An Introduction

RAMS, the Regional Atmospheric Modeling System, is a highly versatile numerical code developed by scientists at Colorado State University for simulating and forecasting meteorological phenomena, and for depicting the results. Its major components are:

  1. An atmospheric model which performs the actual simulations
  2. A data analysis package which prepares initial data for the atmospheric model from observed meteorological data
  3. A post-processing model visualization and analysis package which interfaces atmospheric model output with a variety of visualization software utilities.

The atmospheric model is constructed around the full set of primitive dynamical equations which govern atmospheric motions, and supplements these equations with optional parameterizations for turbulent diffusion, solar and terrestrial radiation, moist processes including the formation and interaction of clouds and precipitating liquid and ice hydrometeors, sensible and latent heat exchange between the atmosphere, multiple soil layers, a vegetation canopy, surface water, the kinematic effects of terrain, and cumulus convection. RAMS is fundamentally a limited-area model, but may be configured to cover an area as large as a planetary hemisphere for simulating mesoscale and large scale atmospheric systems. There is no lower limit to the domain size or to the mesh cell size of the model's finite difference grid: microscale phenomena such as tornadoes and boundary layer eddies, as well as sub-microscale turbulent flow over buildings and in a wind tunnel, have been simulated with this code. Two-way interactive grid nesting in RAMS allows local fine mesh grids to resolve compact atmospheric systems such as thunderstorms, while simultaneously modeling the large scale environment of the systems on a coarser grid. RAMS is most strongly supported for execution under the UNIX operating system, but is also supported to some degree on computers for employing COS, VMS, or CTSS. The code is written almost exclusively in FORTRAN 77 with some common extensions, although some C code is used to facilitate I/O procedures and dynamic memory allocation. In order to utilize the standard graphics capability of RAMS, the computer installation should have the GKS Version 3.0 of NCAR Graphics.

RAMS is an outgrowth of two earlier atmospheric modeling programs conducted independently during the 1970's. A cloud model developed under the direction of Dr. William R. Cotton contributed state-of-the-art methods for modeling microscale dynamic systems and cloud processes. A mesoscale model developed under the direction of Dr. Roger A. Pielke contributed expertise in the modeling of mesoscale systems and the influence of land-surface characteristics of the atmosphere. In 1986, the process was begun of merging the capabilities of the two models into a unified multi-purpose modeling system, and thus was born the new RAMS code. In order to introduce a high degree of flexibility and versatility in RAMS, particularly regarding its new grid nesting capability, and to take advantage of the ever-increasing capabilities in computer hardware and software, RAMS was built on an entirely new framework, with the numerical schemes and parameterizations from the earlier models adapted to the new model structure. After two years of concerted effort, the first Version of the new RAMS code was in use as a research tool. A major program of development has continued to the present day, resulting in many improvements and new capabilities. The planning, design, and construction of the RAMS code has been conducted primarily by Drs. Robert L. Walko and Craig J. Tremback under the supervision of Drs. William Cotton and Roger Pielke. This effort has been carried out with a major emphasis given to uniformity of design of the code, and nearly all developments have involved cross-discussion and/or debate which we hope has resulted in the best of our ideas being incorporated. Many valuable ideas and experiences with RAMS have been shared by the students of Drs. Pielke and Cotton and by other users over the years, which has led to significant improvements in RAMS.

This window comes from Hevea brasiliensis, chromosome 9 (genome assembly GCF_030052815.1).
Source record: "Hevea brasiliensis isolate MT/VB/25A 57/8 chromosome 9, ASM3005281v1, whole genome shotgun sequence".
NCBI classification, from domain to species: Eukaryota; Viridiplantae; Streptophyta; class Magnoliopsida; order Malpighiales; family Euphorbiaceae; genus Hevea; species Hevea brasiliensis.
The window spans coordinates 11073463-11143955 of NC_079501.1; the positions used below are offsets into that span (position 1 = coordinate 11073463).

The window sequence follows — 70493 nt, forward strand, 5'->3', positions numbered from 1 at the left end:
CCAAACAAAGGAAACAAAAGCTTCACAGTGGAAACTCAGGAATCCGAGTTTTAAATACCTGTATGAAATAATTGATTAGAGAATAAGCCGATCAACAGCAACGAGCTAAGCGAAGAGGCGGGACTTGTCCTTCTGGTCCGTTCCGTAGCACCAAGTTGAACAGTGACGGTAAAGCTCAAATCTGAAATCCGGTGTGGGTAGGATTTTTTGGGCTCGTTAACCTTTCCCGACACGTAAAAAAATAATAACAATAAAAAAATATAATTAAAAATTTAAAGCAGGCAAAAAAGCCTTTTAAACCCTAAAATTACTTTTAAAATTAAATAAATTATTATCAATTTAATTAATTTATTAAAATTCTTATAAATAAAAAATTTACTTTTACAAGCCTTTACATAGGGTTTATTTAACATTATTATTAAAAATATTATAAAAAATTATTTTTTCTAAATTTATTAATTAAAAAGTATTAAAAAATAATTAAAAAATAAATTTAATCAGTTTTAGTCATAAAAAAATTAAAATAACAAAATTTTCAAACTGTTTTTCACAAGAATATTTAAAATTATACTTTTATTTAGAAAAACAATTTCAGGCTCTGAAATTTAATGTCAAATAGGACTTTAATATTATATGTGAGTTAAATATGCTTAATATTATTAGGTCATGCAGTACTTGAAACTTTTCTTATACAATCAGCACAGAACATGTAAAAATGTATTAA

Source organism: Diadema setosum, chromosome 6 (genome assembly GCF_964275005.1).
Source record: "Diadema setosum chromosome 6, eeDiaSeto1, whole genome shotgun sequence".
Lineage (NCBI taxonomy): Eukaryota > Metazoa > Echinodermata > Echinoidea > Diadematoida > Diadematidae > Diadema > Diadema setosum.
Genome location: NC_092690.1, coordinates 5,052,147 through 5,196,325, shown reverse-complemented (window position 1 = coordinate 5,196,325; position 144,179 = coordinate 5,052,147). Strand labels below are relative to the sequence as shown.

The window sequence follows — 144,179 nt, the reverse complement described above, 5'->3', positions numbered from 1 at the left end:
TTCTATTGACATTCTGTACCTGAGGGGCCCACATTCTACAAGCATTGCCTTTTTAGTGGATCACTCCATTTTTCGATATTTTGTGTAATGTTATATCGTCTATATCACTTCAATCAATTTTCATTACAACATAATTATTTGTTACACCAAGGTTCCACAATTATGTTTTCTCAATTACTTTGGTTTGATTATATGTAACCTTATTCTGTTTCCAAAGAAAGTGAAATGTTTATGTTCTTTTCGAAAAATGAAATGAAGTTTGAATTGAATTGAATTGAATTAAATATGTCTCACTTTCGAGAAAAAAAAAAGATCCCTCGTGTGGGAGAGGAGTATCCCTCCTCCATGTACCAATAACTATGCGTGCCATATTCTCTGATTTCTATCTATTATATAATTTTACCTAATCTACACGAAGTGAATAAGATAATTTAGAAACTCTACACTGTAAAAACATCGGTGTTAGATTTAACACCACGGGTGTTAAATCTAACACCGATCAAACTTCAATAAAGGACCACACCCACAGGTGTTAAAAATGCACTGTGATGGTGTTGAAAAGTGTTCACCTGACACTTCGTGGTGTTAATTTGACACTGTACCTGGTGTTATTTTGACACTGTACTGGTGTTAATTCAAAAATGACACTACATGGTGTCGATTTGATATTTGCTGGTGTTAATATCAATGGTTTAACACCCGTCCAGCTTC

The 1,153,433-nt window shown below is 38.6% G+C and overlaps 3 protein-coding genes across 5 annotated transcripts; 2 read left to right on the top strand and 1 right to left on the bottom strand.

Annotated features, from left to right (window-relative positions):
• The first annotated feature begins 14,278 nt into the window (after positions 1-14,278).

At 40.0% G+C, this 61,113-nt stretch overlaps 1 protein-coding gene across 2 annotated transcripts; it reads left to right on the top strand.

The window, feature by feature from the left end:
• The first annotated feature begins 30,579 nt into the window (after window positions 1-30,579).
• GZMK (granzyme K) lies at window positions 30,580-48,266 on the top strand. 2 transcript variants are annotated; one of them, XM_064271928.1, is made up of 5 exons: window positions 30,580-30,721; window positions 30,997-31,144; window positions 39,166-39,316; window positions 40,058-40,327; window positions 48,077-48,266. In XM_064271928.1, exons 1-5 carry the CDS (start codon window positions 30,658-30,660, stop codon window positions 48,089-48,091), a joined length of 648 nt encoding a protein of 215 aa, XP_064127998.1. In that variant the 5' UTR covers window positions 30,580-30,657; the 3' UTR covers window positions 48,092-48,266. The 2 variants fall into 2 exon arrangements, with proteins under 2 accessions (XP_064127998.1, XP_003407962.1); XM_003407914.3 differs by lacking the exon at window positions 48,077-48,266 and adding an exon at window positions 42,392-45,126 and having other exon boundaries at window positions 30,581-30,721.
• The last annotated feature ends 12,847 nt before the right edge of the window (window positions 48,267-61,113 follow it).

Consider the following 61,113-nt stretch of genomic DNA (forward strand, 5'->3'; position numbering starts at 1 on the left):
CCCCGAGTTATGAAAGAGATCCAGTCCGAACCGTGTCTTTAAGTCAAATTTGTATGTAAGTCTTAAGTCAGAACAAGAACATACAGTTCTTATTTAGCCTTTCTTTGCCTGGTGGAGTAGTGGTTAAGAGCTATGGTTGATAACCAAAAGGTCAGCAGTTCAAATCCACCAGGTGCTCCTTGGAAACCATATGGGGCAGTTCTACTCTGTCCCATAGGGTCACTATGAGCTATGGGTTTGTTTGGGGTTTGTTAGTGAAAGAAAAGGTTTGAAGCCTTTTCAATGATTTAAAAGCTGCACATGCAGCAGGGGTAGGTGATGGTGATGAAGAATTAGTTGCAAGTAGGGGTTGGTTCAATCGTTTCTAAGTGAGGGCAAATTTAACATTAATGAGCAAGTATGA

A more detailed description of R.A.M.S.

The RAMS Homepage at CSU